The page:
Video: How closing your card affects your credit score
3 tips for canceling a card so you minimize the impact
International broadcast journalist, podcaster and blogger.
With big sign-up bonuses tempting you to apply for new credit cards, you may wonder if it’s time to close out cards you no longer use to make some room in your wallet. If you do plan on closing a credit card or two, be sure to follow these tips to keep your credit score in check as you check out the new deals.
Tip 1: Close the cards with
annual fees first.
If you’re no longer using some of your credit cards, choose the ones with annual fees to close first. While you’ll still get a ding on your credit for closing a card, you’ll no longer be paying for a card you don’t use. It’s better to put that money toward a card offering ample rewards to make up for the cost.
Tip 2: Sign up for a new
card or increase your credit limit on old ones.
If you are carrying a balance, closing a credit card will ding your credit score, because it will change your credit utilization ratio. Having more credit available is good for your score. So if you close a card with a big credit limit, and open a new card with a small credit limit, your credit score will fall. To boost your score, you can ask for credit limit increases on the cards you keep (your card issuer may not grant your request).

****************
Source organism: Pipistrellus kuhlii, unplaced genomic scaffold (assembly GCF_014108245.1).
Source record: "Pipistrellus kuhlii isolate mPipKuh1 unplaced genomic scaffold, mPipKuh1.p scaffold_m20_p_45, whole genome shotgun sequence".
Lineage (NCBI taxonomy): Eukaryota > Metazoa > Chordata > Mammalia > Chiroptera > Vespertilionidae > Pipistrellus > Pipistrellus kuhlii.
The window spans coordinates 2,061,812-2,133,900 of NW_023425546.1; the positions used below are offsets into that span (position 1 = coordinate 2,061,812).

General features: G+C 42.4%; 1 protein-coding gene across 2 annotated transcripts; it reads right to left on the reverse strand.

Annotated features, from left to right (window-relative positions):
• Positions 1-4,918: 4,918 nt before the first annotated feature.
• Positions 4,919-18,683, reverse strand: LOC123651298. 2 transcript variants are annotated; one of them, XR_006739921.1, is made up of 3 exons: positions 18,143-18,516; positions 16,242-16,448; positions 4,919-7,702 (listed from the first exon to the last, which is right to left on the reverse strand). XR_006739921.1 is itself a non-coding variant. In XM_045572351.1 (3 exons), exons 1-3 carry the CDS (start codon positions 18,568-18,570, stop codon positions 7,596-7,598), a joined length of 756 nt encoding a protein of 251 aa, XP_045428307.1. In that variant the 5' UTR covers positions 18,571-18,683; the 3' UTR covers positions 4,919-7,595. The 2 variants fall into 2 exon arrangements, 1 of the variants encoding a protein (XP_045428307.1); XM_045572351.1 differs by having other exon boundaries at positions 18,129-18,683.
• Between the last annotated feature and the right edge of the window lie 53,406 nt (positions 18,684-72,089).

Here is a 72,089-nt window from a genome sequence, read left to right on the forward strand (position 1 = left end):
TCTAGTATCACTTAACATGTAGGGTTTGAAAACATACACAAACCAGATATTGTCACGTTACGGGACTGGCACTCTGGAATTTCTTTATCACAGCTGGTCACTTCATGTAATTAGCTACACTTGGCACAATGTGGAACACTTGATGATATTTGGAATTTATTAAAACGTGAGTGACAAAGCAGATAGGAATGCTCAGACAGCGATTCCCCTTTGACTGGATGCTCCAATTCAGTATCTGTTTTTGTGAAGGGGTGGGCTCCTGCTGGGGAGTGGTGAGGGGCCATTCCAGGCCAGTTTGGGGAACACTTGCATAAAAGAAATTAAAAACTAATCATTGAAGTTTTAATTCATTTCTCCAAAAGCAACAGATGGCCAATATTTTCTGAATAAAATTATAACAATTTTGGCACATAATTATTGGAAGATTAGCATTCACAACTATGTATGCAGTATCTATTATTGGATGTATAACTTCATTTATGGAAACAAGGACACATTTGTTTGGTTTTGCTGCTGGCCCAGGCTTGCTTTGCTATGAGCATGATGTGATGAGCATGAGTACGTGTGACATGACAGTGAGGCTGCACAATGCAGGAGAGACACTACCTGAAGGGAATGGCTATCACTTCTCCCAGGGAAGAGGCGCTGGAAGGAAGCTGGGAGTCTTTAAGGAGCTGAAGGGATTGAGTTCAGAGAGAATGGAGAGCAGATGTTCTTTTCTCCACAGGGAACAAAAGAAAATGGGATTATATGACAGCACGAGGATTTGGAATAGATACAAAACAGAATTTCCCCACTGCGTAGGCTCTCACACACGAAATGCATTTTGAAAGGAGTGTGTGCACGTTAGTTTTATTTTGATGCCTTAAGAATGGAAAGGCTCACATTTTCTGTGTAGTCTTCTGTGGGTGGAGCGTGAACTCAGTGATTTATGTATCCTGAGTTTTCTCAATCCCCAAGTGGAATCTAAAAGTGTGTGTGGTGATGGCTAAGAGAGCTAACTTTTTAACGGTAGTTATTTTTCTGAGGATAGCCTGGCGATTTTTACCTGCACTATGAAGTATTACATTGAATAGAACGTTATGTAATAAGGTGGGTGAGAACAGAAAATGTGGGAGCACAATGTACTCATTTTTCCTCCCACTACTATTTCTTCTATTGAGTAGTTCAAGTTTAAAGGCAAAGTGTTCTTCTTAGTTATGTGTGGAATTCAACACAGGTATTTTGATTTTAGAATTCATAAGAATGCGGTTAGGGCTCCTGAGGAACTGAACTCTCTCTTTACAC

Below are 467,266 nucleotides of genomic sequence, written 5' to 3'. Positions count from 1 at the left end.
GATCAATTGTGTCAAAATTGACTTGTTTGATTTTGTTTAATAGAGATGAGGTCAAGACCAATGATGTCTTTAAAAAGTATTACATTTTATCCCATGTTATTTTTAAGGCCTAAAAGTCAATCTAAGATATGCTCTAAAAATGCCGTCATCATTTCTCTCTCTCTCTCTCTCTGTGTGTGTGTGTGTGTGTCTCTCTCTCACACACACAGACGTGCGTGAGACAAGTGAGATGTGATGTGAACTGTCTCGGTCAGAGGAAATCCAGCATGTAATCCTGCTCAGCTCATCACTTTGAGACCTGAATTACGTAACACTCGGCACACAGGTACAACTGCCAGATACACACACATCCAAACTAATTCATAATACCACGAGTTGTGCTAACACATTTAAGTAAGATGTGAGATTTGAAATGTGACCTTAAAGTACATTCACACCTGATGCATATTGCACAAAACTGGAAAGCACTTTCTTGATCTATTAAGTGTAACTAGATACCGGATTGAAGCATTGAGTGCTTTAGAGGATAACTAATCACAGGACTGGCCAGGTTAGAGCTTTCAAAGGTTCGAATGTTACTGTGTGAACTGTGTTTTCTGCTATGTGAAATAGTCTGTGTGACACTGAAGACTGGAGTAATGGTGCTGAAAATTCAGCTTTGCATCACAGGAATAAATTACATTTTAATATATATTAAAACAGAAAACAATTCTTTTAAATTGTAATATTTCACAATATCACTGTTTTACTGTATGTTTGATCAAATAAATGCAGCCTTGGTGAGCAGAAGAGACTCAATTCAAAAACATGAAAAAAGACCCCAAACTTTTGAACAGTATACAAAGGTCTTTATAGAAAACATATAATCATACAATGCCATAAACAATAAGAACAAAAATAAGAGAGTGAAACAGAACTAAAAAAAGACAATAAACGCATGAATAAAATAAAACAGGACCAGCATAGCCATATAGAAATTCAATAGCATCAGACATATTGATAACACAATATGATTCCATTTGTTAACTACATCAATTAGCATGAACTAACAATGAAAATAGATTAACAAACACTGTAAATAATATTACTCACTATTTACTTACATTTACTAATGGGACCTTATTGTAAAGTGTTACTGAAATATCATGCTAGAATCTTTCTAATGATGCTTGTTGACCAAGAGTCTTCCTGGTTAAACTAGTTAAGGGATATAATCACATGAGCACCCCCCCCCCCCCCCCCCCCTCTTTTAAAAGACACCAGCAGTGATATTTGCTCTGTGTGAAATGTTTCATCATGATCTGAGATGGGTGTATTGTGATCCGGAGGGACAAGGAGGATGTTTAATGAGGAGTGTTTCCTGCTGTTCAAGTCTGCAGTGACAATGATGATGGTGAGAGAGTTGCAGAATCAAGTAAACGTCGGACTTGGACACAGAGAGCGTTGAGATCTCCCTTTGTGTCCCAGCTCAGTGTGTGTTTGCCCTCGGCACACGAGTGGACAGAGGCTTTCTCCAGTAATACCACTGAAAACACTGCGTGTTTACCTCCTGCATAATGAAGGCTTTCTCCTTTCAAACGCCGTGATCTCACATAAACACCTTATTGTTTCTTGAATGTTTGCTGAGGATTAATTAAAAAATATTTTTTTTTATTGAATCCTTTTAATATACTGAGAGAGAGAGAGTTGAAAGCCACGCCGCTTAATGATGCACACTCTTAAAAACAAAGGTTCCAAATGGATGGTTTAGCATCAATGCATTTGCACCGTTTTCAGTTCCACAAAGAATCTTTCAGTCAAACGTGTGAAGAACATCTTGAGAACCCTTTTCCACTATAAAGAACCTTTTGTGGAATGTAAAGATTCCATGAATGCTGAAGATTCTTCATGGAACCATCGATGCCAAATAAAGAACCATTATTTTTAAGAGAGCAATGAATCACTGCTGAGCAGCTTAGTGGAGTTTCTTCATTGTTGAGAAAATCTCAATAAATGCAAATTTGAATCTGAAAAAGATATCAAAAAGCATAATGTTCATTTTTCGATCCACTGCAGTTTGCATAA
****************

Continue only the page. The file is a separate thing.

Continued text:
Tip 3: Close newer cards,
not older ones.
That card you got in college may not be paying much in terms of rewards, but the amount of time you’ve had credit counts for 15 percent of your credit score – so that old card is doing its job of ensuring your long history gets the credit it deserves. Opt for closing a newer card instead.
If you’re in the process of re-strategizing your card rewards, don’t be afraid of closing a couple of cards you no longer need (though your credit score will sink a bit). As long as you follow these tips, your credit score should rebound quickly, keeping you qualified for the best rewards cards issuers are offering.
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